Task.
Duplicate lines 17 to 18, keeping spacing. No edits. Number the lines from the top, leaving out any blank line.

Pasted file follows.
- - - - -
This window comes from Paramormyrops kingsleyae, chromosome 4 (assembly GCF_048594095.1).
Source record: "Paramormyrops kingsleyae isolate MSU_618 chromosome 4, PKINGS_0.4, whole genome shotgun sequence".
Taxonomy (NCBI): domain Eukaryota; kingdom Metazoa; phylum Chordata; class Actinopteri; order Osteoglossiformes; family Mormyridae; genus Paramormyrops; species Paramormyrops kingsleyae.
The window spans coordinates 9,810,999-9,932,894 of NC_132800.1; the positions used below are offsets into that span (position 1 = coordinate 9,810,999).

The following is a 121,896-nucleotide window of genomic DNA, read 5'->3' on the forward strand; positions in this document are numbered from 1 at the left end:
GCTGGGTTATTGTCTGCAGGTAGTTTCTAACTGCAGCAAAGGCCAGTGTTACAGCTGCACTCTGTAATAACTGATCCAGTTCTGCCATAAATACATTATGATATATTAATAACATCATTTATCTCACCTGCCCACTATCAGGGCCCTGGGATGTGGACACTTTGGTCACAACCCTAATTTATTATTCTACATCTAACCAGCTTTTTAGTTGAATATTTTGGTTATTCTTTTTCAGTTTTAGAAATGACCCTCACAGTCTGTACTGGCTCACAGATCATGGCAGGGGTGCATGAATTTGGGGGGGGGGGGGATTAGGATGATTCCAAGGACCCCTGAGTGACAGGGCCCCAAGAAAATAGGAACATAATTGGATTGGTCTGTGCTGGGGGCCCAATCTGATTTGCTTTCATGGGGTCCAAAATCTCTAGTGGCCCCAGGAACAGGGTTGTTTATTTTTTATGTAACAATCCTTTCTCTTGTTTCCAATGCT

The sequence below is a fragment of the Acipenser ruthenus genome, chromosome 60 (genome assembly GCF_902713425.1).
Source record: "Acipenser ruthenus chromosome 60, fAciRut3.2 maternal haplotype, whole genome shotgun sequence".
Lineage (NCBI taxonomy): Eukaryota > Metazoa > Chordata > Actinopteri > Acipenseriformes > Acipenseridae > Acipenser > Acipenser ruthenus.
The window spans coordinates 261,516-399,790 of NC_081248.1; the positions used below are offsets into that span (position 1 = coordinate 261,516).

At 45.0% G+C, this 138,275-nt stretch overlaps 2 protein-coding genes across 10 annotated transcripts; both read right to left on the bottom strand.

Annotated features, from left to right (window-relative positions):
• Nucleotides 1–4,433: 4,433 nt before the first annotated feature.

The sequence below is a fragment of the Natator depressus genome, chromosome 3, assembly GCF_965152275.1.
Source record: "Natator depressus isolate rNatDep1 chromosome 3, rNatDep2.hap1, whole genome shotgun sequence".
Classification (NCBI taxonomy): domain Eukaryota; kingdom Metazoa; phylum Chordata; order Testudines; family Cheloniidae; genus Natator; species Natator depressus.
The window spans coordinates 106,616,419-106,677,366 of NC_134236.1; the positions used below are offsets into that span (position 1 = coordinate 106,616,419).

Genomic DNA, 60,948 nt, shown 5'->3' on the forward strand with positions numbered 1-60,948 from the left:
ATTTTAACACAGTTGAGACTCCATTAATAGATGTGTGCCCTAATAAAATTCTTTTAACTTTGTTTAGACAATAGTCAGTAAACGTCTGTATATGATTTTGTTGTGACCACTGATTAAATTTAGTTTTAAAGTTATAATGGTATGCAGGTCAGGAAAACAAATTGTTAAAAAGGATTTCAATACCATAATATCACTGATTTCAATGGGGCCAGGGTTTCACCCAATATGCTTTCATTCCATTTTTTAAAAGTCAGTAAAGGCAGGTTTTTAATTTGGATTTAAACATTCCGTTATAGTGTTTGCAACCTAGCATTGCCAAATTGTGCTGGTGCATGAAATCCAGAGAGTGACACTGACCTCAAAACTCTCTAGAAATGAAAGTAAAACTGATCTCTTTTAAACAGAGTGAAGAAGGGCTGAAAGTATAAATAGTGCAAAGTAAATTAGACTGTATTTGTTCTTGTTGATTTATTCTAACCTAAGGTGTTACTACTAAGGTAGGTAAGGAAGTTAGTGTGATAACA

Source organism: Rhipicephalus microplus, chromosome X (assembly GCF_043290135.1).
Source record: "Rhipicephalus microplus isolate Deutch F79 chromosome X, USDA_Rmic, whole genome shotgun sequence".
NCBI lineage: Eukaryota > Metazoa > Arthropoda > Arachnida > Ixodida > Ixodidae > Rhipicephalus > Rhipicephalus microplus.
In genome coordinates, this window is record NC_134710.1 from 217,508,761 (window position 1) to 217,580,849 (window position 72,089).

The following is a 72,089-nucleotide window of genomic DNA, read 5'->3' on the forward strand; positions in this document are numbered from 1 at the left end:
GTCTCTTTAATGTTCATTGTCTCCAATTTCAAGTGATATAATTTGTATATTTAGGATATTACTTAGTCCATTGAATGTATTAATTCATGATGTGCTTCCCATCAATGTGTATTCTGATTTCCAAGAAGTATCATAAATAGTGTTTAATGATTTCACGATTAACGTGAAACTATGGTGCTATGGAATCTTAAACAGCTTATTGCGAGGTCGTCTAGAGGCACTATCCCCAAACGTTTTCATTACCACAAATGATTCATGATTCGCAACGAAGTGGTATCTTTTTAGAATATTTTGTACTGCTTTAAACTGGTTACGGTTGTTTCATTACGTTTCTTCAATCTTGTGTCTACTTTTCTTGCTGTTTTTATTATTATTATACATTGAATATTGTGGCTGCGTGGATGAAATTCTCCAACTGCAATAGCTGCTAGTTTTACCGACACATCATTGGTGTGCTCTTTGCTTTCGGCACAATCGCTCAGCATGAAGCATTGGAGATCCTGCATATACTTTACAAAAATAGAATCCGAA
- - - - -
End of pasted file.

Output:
The window spans coordinates 106,616,419-106,677,366 of NC_134236.1; the positions used below are offsets into that span (position 1 = coordinate 106,616,419).

Genomic DNA, 60,948 nt, shown 5'->3' on the forward strand with positions numbered 1-60,948 from the left: